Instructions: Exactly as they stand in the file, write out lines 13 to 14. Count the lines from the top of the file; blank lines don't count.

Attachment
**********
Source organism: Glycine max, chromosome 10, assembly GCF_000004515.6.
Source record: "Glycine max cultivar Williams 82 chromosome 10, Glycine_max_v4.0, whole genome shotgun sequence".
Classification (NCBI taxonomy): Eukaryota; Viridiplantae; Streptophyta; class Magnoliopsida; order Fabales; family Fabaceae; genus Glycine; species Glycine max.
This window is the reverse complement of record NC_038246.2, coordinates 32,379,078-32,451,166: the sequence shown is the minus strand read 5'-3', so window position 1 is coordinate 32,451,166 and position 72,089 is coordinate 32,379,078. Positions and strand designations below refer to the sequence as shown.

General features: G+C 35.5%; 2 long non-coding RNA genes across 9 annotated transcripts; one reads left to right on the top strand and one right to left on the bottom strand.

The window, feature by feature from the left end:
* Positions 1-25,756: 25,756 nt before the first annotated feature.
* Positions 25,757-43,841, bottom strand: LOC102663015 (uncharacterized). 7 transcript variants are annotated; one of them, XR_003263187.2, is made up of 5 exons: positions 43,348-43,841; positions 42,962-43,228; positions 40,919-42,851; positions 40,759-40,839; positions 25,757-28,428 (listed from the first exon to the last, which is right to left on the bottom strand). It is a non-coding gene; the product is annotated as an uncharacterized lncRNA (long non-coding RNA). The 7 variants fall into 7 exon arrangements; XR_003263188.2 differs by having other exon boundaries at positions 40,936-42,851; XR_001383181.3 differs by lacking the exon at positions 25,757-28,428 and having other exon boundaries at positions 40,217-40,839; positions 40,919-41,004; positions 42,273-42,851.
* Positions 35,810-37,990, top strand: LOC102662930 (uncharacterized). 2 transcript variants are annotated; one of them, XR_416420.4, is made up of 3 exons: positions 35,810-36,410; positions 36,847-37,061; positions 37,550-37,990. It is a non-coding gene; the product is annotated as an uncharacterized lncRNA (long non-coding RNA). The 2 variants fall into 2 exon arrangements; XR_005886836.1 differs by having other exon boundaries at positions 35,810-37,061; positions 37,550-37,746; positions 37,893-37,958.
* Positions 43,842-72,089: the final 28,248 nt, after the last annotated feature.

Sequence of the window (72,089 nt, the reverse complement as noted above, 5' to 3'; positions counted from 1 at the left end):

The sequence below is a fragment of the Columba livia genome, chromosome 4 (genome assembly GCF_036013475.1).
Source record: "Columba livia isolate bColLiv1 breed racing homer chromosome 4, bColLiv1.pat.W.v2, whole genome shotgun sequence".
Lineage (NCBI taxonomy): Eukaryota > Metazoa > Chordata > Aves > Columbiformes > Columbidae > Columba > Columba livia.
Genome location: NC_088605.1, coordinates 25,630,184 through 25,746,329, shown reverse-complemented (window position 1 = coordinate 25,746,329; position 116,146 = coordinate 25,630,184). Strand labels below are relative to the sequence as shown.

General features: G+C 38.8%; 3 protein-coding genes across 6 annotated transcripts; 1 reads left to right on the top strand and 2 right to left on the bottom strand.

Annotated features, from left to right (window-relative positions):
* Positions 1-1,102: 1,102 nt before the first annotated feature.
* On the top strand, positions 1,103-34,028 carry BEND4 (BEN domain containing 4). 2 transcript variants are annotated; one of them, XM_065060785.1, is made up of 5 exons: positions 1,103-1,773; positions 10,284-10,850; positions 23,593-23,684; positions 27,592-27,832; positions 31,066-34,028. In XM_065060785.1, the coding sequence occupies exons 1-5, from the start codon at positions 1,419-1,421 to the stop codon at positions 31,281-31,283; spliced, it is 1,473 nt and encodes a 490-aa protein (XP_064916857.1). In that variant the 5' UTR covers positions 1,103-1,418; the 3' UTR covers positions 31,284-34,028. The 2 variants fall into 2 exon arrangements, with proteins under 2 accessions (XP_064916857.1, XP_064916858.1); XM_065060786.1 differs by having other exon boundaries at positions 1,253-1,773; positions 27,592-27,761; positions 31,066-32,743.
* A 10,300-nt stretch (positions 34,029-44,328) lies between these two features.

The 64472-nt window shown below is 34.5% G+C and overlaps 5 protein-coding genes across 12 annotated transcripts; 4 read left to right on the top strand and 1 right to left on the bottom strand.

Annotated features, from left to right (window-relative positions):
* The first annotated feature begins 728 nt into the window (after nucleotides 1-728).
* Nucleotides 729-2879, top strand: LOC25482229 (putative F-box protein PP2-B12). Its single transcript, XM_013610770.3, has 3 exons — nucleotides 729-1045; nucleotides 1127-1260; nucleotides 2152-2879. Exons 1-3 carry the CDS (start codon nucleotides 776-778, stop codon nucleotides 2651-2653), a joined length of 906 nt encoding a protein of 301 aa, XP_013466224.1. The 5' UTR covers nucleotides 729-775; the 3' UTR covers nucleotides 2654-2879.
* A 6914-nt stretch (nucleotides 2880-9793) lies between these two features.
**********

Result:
Source record: "Columba livia isolate bColLiv1 breed racing homer chromosome 4, bColLiv1.pat.W.v2, whole genome shotgun sequence".
Lineage (NCBI taxonomy): Eukaryota > Metazoa > Chordata > Aves > Columbiformes > Columbidae > Columba > Columba livia.